Geology of the Grand Tetons


Grand Teton Park Geology

The youngest of the Rockies, the Grand Tetons are mountains that were born around 9 million years ago by violent seismic activity. Due to how these peaks were formed, there are no foothills barring the view of the craggy rocks and canyons of this wonderland.

About the Peaks

The Grand Teton, towering at 13,700 feet and the second highest peak in the state, dwarfs the others known as the Middle Teton and the South Teton peaks. Together the Teton Range raises over 7,000 feet from the valley floor to its east. The steep incline from the valley to the top of the peaks is a result of eroding Precambrian crystalline rocks and the dipping Teton fault.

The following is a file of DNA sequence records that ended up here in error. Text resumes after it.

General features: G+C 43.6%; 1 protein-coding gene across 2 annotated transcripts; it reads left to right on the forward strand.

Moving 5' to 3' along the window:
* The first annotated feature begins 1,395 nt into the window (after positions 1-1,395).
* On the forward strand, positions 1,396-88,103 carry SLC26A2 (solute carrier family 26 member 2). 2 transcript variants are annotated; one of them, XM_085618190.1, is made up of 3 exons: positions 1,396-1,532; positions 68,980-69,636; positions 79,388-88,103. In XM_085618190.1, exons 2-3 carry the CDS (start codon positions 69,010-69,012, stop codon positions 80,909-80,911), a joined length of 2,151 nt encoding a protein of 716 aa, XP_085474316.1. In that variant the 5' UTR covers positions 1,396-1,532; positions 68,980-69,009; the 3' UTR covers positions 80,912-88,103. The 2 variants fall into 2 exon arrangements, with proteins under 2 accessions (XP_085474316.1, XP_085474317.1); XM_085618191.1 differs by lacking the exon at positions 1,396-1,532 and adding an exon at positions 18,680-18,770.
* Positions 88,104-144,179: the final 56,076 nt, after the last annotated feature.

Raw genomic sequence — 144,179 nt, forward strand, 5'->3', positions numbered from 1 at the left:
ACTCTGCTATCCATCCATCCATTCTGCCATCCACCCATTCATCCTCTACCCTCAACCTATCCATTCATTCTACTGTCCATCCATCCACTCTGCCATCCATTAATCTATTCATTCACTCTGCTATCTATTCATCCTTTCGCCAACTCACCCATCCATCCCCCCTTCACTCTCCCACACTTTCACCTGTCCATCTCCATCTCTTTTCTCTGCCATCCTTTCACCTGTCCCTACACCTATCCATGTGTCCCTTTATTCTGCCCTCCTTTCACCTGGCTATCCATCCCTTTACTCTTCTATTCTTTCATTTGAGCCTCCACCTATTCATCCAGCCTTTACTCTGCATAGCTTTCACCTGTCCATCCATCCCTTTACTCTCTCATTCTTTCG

About the Glaciers

Alpine glaciers in the Teton Range have grown and receeded over cooling cycles within the last 2 million years. The Falling Ice Glacier on Mt. Moran and the Teton Glacier on the Grand Teton are located on the peak's shady sides and moste likely results of a more recent ice age, from as recently as 5,000 years ago.

Cascade, Paintbrush, Garnet, and Death Canyons are examples of u-shaped valleys that were carved out by glaciers. Glacial moraines have formed lakes such as Phelps, Bradley, Taggert, Jenny, String, Leigh and Jackson.

What's in a name?

Jackson Hole used to be known as Jackson's Hole, a name given to the area by fur trappers and mountain men who had to enter the valley from the north due to the steep mountains that surround it on all other sides.

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